The Uganda People's Congress was founded in 1960 by Milton Obote, who led the country to Independence and later served two presidential terms under the party's banner.
Obote was still party leader at the time of his death in October 2005, although he had previously announced his intention to step down.
On May 14, 2010, the party elected Dr. Olara Otunnu, a former United Nations undersecretary-general for children and armed conflict, led the party. He replaced Obote's widow Miria.
The Uganda People's Congress dominated Ugandan politics from independence until 1971, when Milton Obote was overthrown by Idi Amin. The party returned to power under Obote in 1980 until he was overthrown again in 1985 by Tito Okello. The history of the UPC is intertwined with the ethnic divide that has plagued Uganda since it was a British protectorate.
As Independence approached in the 1940s-1950s, it was clear that the Baganda (the largest ethnic group) wanted autonomy in Uganda, and the Buganda king's party Kabaka Yekka ("The King Only") emphasised this desire.
However, this was not favoured by most Ugandans of other tribes and among some Buganda educated elite who formed an alternative party, the Democratic Party, to aspire for national unity. Although unpopular in Buganda, the Democratic Party had widespread support in the rest of the Bantu-speaking South.
Into this void, there emerged an alternative - the Uganda National Congress (UNC). Although led by a northerner (Milton Obote), the UNC appeared more modernist and accommodating and attracted many people.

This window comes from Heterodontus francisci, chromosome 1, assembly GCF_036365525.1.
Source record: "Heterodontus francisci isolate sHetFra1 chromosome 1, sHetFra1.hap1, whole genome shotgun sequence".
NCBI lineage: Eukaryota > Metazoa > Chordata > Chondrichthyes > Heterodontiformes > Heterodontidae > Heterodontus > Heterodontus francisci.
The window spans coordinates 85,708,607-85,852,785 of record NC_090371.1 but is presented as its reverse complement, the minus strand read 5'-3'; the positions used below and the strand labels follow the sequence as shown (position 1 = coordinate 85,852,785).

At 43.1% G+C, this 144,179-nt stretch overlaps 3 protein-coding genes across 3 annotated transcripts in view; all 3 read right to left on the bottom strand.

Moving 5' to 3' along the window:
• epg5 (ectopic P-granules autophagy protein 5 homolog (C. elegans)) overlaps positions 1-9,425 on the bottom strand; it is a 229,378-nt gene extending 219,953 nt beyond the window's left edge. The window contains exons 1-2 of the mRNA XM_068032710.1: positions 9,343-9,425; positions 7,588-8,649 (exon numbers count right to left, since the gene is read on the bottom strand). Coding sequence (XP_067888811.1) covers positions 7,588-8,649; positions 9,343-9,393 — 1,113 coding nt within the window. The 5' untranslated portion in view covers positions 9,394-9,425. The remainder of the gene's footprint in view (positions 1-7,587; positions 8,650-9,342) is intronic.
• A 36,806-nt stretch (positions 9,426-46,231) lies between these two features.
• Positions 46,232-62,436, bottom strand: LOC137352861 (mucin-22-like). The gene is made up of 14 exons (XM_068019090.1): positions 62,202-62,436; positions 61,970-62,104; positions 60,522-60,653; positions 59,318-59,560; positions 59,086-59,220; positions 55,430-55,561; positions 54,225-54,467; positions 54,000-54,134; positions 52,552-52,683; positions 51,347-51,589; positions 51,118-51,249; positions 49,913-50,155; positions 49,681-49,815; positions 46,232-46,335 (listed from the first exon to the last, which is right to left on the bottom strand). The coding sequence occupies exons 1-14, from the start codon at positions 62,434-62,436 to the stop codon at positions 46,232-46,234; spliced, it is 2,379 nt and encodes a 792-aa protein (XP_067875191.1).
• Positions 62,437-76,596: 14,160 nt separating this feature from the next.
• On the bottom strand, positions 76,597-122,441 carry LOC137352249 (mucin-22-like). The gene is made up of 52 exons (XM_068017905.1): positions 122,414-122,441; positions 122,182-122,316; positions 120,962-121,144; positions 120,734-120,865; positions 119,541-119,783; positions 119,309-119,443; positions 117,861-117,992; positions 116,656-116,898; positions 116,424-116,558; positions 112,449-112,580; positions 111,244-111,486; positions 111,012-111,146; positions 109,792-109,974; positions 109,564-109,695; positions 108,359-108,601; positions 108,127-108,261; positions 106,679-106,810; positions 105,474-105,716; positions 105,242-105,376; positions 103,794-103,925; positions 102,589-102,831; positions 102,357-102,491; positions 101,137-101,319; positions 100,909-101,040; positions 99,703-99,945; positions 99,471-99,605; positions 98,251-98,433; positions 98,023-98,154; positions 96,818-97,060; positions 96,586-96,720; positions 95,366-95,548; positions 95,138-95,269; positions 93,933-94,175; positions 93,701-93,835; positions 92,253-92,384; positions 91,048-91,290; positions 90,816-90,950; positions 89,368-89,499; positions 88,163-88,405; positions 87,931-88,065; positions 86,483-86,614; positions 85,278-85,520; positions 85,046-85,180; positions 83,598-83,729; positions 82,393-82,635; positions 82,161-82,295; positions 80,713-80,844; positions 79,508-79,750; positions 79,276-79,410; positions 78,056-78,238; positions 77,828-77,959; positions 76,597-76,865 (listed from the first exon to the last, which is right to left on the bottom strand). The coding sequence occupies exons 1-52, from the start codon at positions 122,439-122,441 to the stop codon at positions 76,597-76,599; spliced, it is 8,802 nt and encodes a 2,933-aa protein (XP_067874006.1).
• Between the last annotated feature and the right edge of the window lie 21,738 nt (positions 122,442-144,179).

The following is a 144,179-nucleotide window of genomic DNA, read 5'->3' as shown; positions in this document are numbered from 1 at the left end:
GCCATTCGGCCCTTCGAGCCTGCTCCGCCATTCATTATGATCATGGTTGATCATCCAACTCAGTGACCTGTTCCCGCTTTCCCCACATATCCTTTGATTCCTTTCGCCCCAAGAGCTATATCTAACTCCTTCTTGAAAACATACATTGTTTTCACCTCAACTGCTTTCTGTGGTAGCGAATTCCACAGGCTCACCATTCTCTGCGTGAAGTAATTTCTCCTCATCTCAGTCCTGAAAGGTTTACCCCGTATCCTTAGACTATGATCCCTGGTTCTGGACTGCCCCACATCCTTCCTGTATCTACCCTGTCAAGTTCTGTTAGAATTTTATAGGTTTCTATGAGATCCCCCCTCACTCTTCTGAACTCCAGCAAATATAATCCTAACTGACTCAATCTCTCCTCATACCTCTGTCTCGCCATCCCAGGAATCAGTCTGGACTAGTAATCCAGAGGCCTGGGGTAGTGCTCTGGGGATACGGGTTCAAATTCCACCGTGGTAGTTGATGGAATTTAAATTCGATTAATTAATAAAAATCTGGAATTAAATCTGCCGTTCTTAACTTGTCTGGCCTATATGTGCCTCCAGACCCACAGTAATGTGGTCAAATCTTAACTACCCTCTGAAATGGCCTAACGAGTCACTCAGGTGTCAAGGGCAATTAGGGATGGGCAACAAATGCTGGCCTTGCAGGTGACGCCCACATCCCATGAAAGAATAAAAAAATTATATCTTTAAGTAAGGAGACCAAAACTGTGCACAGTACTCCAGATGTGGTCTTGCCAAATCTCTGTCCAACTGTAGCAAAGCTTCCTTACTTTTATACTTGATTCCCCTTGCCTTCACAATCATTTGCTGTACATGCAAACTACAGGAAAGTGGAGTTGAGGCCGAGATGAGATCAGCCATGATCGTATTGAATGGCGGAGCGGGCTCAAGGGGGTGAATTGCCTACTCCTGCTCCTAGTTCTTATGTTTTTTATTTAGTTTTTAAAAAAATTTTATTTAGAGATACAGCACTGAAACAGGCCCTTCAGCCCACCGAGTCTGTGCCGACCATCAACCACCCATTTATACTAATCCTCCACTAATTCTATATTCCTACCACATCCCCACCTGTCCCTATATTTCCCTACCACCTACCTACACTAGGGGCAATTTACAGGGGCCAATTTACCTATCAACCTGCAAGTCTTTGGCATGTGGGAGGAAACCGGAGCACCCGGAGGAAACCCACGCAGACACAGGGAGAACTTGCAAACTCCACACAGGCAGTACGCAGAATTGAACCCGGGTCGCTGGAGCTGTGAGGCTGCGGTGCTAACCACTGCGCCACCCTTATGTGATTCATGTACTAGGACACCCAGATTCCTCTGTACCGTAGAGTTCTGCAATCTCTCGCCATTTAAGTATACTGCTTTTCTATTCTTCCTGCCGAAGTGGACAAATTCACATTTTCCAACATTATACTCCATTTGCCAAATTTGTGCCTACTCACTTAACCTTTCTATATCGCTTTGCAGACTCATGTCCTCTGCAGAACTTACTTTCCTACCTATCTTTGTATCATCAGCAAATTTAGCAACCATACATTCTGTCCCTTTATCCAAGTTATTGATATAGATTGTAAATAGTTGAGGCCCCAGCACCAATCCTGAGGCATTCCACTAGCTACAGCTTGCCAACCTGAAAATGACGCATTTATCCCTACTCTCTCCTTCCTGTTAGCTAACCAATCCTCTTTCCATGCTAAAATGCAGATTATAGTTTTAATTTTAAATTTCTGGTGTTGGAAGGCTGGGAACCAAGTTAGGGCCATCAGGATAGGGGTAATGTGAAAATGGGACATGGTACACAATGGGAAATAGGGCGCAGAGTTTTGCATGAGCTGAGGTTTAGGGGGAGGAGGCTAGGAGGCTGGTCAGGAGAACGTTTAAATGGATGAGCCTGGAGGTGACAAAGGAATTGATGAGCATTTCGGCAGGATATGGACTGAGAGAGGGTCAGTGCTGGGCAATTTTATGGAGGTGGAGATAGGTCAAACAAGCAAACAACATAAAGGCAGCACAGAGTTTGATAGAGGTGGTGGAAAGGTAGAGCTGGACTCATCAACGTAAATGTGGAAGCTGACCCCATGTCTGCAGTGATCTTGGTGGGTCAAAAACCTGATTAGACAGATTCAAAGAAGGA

The UNC formed a number of alliances with other parties and emerged as the Uganda People's Congress (UPC). The three parties (Kabaka Yekka, UPC and the Democratic Party) contested the first pre-Independence election.
As expected, Kabaka Yekka won most of the seats in Buganda and the UPC won most seats in the North and East. However, the Democratic Party (DP) led by Benedicto Kiwanuka emerged as the largest single party. Kiwanuka was on the verge of becoming the first Prime Minister of independent Uganda when he was thwarted by a surprising alliance between the UPC and Kabaka Yekka.
The Kabaka was afraid that DP would remove the Monarchy in favour of a more modern-looking Uganda. As for the UPC, Milton Obote, realising he had lost the election, saw the alliance as the way to power.
In return, Obote offered the Kabaka a ceremonial role in the new administration and the retention of all royal powers. The UPC/KY alliance thus formed Uganda's first government with Milton Obote as Prime Minister.
The alliance between the UPC and Kabaka Yekka did not last long. After four years in power, Milton Obote ordered a military attack on the Kabaka's palace in 1966. The Kabaka escaped to London and Obote declared himself President of Uganda.
This action, more than anything else, began the decline of the UPC as a popular party in Uganda. As his unpopularity grew, Obote increasingly turned to his Northern home support rather than trying to strengthen the party in the central and south. The 1969 elections were cancelled and Obote became dictatorial. His government was overthrown in 1971 by Idi Amin.